Though transitional justice measures are increasingly used to address displacement, particularly restitution programs and truth-telling initiatives, the issue of addressing the long-term impact of displacement on individuals, communities and wider society represents significant challenges for peacebuilding processes. Based on in-depth interviews with those who suffered displacement in Northern Ireland’s ‘Troubles’, this paper seeks to explore the marginalised and often silenced narratives of those displaced, shedding light on the multi-layered short and long-term harms and consequences of displacement for individuals, families and community relations. The article’s argument is two-fold: first, that experiences of displacement should be considered as a form of conflict-related harm and trauma and those displaced recognised as victims. And second, it finds that ‘story-telling’ and other bottom-up acknowledgment projects are seen by victims and survivors as an effective vehicle to ‘break’ the silence, end the denial and advance their pursuit of recognition and acknowledgment.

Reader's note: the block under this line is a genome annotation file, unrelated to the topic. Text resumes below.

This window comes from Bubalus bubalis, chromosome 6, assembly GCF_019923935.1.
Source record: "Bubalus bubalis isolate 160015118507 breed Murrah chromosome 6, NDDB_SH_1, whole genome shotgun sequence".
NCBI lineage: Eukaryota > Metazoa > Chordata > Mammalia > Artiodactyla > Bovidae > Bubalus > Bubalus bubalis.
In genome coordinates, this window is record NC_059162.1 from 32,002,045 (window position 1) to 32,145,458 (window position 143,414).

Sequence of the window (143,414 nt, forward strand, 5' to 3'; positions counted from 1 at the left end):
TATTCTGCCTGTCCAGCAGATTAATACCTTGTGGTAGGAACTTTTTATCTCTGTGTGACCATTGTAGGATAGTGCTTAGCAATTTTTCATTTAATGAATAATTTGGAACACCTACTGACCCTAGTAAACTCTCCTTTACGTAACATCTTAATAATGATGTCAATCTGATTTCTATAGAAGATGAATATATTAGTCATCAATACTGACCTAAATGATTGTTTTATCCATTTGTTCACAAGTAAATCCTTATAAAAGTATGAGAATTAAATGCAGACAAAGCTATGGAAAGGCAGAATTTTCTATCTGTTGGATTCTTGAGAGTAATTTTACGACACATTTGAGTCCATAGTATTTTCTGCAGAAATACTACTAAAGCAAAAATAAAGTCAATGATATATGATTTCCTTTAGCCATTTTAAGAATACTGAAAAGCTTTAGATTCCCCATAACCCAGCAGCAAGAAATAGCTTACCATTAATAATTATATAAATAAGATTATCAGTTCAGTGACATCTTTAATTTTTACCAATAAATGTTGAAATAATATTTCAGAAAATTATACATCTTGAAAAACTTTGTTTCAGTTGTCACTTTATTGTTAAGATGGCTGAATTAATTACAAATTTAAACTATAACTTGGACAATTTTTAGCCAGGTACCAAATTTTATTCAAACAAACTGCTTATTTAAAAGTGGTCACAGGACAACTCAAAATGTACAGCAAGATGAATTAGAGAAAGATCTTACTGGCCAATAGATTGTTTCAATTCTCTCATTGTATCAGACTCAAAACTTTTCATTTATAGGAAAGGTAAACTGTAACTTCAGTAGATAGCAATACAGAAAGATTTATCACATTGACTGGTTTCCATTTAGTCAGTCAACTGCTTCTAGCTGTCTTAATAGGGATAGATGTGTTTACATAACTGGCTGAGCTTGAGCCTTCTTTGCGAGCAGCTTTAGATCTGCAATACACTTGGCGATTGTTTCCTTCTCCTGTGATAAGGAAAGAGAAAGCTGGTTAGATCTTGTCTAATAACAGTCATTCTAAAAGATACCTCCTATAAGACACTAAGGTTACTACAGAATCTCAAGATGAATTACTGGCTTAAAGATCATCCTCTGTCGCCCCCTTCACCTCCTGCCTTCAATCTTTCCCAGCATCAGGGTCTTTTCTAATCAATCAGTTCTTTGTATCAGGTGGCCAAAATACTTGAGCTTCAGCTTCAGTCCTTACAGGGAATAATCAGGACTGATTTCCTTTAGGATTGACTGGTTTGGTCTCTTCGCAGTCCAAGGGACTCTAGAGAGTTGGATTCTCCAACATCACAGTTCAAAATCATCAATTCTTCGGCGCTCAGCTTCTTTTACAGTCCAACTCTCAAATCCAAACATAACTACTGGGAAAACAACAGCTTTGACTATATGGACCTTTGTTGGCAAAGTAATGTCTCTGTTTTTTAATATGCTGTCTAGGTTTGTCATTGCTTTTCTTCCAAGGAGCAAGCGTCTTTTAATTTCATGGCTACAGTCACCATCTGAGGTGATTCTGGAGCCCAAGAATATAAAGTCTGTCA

|Journal||International Journal of Transitional Justice|
|Publication status||Accepted/In press - 5 Nov 2020|
- Northern Ireland
- transitional justice
- the Troubles